The Wool Runners are cozy, toasty, and a bit sturdier. They are ideal for running and casual everyday wear in colder weather below 20°C/68°F. I’ve read that the Wool Runners are a bit “thicker” and don’t conform as much around your feet or ankle. I’d probably wear these if I lived in a city, but wouldn’t hike in them.
So why did I choose the Tree Runners over the Wool Runners for travel?
Since I travel and spend most of my time mostly hotter countries and regions (i.e. Mexico, Guatemala, Guadeloupe), the Tree Runners were a bit more adaptable to my lifestyle. I just can’t bear hot, itchy, sweaty feet so I needed something a bit more breezy and lightweight.
Why Allbirds Are Good for Travel
I travel full-time and can vouch for the comfiness of the Allbirds Tree Runners. Here’s just a quick list of reasons why they are good shoes for travel.
- Warm enough for traveling in spring, summer, fall
- Airy enough for summer vacations and hiking, running, or any sporty activity
- Stylish with any outfit, ideal for city trips to backpacking trips to beach trips
- Packs down a good amount in a backpack/suitcase without ruining shoe shape
- Doesn’t require socks as much as the Wool runners might, but still comfy with them
- Easy to wipe clean and machine washable
- Relatively quick to dry if wet; makes for a good protective water shoe
- Long-lasting before signs of wear and tear (mine lasted 3+ years of heavy use and travel)
That said, I don’t there’s any terrain my Allbirds Tree Runners haven’t been through; rivers, mountain peaks, dusty desserts, snowy trails, city sidewalks… you name it!!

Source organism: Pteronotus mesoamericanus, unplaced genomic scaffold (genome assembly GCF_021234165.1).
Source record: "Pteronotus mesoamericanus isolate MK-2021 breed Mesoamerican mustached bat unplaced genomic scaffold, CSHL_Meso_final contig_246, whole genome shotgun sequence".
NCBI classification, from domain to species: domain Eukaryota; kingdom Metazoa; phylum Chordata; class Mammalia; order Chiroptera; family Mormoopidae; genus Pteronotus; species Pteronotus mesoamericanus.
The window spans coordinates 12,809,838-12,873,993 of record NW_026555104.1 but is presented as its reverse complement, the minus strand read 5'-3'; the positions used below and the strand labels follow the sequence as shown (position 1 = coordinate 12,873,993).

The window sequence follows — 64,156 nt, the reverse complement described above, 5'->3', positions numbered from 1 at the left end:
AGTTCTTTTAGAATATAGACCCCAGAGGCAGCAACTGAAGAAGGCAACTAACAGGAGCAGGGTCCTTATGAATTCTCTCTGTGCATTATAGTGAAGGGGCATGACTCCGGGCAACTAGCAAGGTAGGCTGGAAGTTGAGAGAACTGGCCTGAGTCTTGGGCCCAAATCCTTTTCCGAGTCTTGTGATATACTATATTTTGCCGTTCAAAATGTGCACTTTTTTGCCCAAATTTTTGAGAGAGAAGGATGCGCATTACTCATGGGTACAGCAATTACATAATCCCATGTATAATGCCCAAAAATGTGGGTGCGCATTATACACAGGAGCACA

Can You Hike in Allbirds Shoes?
As I mentioned earlier, I’ve literally hiked up an active volcano in my Allbirds (promise, there are even photos in my guide to hiking Volcán Pacaya in Guatemala)—and they didn’t melt (unlike Paul’s boots that melted from a hot rock getting stuck in his sole, lol).
While Allbirds definitely does not replace proper hiking shoes or boots, I was able to get “get by” on short hikes and trails like the relatively flat, forested coastlines and terrain in eastern Canada.
I wouldn’t go proper hiking in them again, or backpacking, as they can get slippery. (As I’ve come to learn through experience.)
Wear & Tear from Travel
That said, Allbirds Tree Runners will show wear and tear after several years of use. That’s fairly normal for a shoe, and I think all considering (adventure-wise), they held up a fair bit before I needed to order a new pair.
So that leads me to the next question:
Would I buy another pair of Allbirds Tree Runners for travel?
Yes! In fact, I already did. My old Allbirds were getting “flattened” from use over the years. My big toes also created sizeable holes at the tops from repeated friction over the years. (Not gaping big, but you could definitely tell it was a hole and see the color of my socks peeping through 🧦.)
Compared to my new Allbirds, which fit like a suction-cup glove, my old ones feel like house slippers. The fit to the groove on the bottom all wore down. The old ones became slippery on the bottom, making walking up sandy trails complicated.
So, again, while you can travel far and wide in your Allbirds, don’t take them to the extreme (i.e. volcano hikes).
Are they perfect for traveling, as in, flying on planes, crossing countries on trains, walking miles across cities? Yes, for sure.
I hope this somewhat cheesy love letter to my shoes helps you plan adventures in yours. Where to next?! For more gear recs and general nomad tips, head to my Digital Nomad guides.
📍 PIN IT — ALLBIRDS TRAVEL SHOE REVIEW